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probably at the free school of Stratford; 14 but at what period he was first placed there, or how long he remained, are points which it is impossible to ascertain. What quantity of classical learning he possessed, is a question which has given rise to much discussion. That he had no pretensions to scholarship is beyond a doubt; but that he should have failed to carry away from a respectable school as much learning as a talented and well-taught stripling generally acquires, I can see no reason to disbelieve.15 From the line in Jonson's admirable verses to his memory,
"And though thou had'st small Latin, and less Greek," we are not to conclude that he was utterly igno rant of those languages,-Ben probably meant to allow him a school-boy knowledge of both; and be it remembered, that even considerable attainments in learning would have appeared slight to Jonson, who having devoted many a laborious hour to the study of the classics, had stored his mind with all the treasures of antiquity. In opposition to Gildon, Upton, and other critics who
14 Rowe Malone has shown that Mr. Thomas Hunt and Mr. Thomas Jenkins were successively masters of the school from 1572 to 1578, during which time we may suppose that Shakespeare belonged to it.
15 ** He understood Latin pretty well," says Aubrey, "for he had been in his younger yeares a schoolmaster in the country." MSS. Mus. Ashmol. Oxon. [Collier suggests that he might have been employed by the master of the Stratford school to aid him in the instruction of the junior boys.]
asserted the extensive erudition of Shakespeare, Farmer has intontrovertibly shown that, while composing several of his dramas, he had recourse to North's Plutarch, and to other vernacular books, instead of consulting the ancient authors in the original. Let me just observe, that if he was unable to read the Greek text of the 66 Cheronean sage," not a few worthy gentlemen of our own day, who have taken their degrees at Oxford or Cambridge, stand in the same predicament. It is difficult to believe that he never acquired any knowledge either of Italian or French, as both languages were then more familiar to Englishmen than at the present time.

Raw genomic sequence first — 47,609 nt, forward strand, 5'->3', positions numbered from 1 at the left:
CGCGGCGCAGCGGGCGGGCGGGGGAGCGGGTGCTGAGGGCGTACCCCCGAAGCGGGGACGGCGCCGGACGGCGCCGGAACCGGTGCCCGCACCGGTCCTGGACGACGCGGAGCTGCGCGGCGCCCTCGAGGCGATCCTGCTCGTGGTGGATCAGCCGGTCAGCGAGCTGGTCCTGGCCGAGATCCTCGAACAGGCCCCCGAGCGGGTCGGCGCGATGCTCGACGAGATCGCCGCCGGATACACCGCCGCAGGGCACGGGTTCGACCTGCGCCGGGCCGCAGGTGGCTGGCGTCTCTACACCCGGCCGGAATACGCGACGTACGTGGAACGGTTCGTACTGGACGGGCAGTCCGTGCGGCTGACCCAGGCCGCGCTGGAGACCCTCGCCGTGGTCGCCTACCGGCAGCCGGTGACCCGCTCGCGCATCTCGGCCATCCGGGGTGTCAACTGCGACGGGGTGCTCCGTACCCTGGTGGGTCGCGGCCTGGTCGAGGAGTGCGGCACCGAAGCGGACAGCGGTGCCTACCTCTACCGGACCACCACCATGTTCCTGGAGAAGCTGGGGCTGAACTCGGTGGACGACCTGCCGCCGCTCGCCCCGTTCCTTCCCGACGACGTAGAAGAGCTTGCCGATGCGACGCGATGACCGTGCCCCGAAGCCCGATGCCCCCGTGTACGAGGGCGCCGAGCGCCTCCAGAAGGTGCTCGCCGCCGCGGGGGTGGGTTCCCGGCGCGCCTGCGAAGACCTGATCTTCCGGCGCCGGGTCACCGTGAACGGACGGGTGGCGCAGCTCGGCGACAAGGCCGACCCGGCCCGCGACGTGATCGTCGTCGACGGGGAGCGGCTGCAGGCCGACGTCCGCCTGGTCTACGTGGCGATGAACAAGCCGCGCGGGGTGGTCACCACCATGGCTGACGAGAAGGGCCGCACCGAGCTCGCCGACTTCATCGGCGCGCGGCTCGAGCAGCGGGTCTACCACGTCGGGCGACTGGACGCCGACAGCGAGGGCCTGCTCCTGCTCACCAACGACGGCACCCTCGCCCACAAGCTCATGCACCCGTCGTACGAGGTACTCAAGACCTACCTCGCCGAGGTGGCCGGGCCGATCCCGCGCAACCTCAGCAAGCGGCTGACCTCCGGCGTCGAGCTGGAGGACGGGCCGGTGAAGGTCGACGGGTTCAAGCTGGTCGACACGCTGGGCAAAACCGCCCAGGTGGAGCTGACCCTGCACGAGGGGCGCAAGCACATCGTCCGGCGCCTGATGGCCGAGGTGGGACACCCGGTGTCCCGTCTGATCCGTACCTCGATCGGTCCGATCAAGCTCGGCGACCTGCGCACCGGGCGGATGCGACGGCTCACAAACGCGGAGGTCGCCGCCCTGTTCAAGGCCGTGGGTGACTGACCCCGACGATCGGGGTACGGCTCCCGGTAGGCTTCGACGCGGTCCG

In consequence of the embarrassments of his father (which have been already noticed) we are informed by Rowe,16 that the youthful poet was withdrawn from school, his assistance being required at home. The truth of this statement 17 is weakly disputed by Malone, who as unsuccessfully endeavours to establish, from the frequent employment of law terms in our author's dramas,
16 Life of Shakespeare.
17 His brother Gilbert, says Malone, "was little more than two years younger than our poet, and, at the time now under our consideration, was as capable of carrying out parcels of gloves for his father (all that a boy could do) as his elder brother! For this purpose, therefore, it was not necessary to impede the progress of the eldest son's education." Life of Shakespeare, p. 106. (Shak. by Boswell, ii.)
that he was stationed for two or three years in the office of a Stratford attorney.* Aubrey's assertion, 18 that Shakespeare in his youth was a schoolmaster in the country, whether worthy of credit or not, must be referred to this period of his life. But to turn from uncertainties to facts - in 1582, when he was a little more than eighteen, he married 19 Anne Hathaway, the daughter of a substantial yeoman in the neighbourhood of Stratford.20 There was considerable disproportion in
*[The great number of law terms and of allusions to legal processes which occur in Shakespeare's plays, and the propriety with which they are introduced, make Malone's supposition by no means incredible.]